Bankruptcy filing creates probe of church finances
ALBUQUERQUE» New Mexico’s largest Catholic archdiocese has spent hundreds of thousands of dollars in recent months on lawyers to fight claims of clergy sexual abuse and to prepare for a potentially lengthy battle in U.S. Bankruptcy Court.
The Archdiocese of Santa Fe’s petition for reorganization provides a rare look into the finances of a religious organization that for decades has been wrestling with the financial and social consequences of a scandal that rocked churches across the country.
Archbishop John Wester describes the filing as an equitable thing to do as church reserves dwindle. He says compensating the victims is a priority.
National watchdog groups and attorneys for victims of clergy sexual abuse said this week the archdiocese’s actions suggest otherwise. They point to money spent by the archdiocese on lawyers over the last three months and the tens of millions of dollars in real estate that has been transferred to parishes in recent years, effectively reducing the amount of assets held by the archdiocese.
About 20 dioceses and other religious orders across the U.S. have filed for bankruptcy protection as a result of clergy sexual abuse claims, and victims’ advocates say there are trends. That includes the shifting of assets to other funds or parishes, a tactic that has been used elsewhere, including dioceses in Minnesota, Wisconsin, Tennessee and Southern California.
In Pennsylvania, documents associated with an August grand jury report that detailed decades of abuse and coverup included letters between church officials and attorneys that talked about pushing assets around.
In one of the most publicized cases, lawyers for abuse victims accused Cardinal Timothy M. Dolan of New York of creating a trust fund to hide money from their clients when he was archbishop of Milwaukee. Dolan wrote to the Vatican in 2007 that transferring more than $50 million in assets would provide “improved protection of these funds from any legal claim and liability.”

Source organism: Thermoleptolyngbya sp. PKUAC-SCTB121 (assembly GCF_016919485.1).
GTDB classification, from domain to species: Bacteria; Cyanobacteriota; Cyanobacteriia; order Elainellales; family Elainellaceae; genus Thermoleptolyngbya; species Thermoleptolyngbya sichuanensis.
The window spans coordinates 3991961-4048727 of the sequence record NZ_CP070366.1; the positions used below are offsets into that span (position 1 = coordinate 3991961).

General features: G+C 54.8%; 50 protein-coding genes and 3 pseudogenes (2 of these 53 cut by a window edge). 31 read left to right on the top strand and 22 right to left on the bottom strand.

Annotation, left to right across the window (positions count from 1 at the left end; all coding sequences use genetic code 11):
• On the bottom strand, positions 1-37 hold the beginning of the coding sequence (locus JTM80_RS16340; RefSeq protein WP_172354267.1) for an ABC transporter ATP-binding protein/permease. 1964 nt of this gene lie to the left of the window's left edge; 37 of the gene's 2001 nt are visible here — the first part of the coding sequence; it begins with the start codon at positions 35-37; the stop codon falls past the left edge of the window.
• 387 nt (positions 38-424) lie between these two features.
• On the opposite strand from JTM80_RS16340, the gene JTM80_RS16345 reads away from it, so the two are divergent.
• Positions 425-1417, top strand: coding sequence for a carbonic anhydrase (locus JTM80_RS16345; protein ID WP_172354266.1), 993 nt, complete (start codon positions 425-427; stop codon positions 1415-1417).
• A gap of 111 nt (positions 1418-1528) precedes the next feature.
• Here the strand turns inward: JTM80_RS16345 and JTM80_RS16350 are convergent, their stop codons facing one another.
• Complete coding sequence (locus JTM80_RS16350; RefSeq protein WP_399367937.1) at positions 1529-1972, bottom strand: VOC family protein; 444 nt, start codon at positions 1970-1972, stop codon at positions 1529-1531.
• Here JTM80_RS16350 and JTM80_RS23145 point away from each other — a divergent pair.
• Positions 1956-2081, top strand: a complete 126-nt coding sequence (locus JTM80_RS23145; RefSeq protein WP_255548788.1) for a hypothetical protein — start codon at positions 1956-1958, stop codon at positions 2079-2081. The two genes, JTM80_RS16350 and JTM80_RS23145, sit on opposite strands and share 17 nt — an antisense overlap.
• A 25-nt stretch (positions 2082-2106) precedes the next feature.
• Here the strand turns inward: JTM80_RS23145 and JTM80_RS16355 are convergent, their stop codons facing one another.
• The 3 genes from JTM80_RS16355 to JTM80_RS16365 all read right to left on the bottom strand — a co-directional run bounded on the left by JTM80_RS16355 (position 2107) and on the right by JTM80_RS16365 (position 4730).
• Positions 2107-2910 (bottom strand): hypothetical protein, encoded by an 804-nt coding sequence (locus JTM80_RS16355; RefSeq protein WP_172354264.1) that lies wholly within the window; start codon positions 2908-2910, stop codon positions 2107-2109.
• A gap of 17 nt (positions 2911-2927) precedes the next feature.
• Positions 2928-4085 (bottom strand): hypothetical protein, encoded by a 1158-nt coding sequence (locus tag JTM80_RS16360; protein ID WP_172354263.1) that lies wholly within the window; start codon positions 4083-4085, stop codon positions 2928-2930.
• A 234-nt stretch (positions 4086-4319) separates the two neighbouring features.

Dolan had dismissed allegations that he was trying to shield church assets, and an appeals court later ruled that the fund was not protected from creditors.
There also were clashes over assets belonging to the Archdiocese of St. Paul and Minneapolis as part of that bankruptcy case.
Terence McKiernan, cofounder of BishopAccountability.org, an online resource of documentation about the scandals, pointed to efforts by church officials there to value a massive granite cathedral at just $1.
“The Catholic Church is real estate wealthy beyond our wildest dreams,” he said. “And it’s a bit of a conundrum — how much is the diocese worth? How do you value ecclesiastic property?”
In its bankruptcy petition, the Archdiocese of Santa Fe claims nearly $50 million in assets, including real estate valued at more than $31 million.
The filing also states that more than $57 million in property is being held in trust for numerous parishes, and property transfers worth another $34 million were done over the past two years. State records also show that individual parishes were incorporated as part of an effort that started in 2012 under Wester’s predecessor.